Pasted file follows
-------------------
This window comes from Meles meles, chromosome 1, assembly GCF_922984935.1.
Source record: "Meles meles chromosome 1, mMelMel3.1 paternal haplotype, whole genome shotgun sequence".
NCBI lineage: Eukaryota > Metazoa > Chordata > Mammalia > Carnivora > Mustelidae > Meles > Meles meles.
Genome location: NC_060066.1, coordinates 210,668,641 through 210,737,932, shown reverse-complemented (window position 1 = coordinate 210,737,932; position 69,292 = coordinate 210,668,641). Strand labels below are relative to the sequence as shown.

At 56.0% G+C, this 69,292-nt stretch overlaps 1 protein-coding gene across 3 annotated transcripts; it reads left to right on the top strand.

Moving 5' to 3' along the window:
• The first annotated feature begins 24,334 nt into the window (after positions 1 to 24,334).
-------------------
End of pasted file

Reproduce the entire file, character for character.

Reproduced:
This window comes from Meles meles, chromosome 1, assembly GCF_922984935.1.
Source record: "Meles meles chromosome 1, mMelMel3.1 paternal haplotype, whole genome shotgun sequence".
NCBI lineage: Eukaryota > Metazoa > Chordata > Mammalia > Carnivora > Mustelidae > Meles > Meles meles.
Genome location: NC_060066.1, coordinates 210,668,641 through 210,737,932, shown reverse-complemented (window position 1 = coordinate 210,737,932; position 69,292 = coordinate 210,668,641). Strand labels below are relative to the sequence as shown.

At 56.0% G+C, this 69,292-nt stretch overlaps 1 protein-coding gene across 3 annotated transcripts; it reads left to right on the top strand.

Moving 5' to 3' along the window:
• The first annotated feature begins 24,334 nt into the window (after positions 1 to 24,334).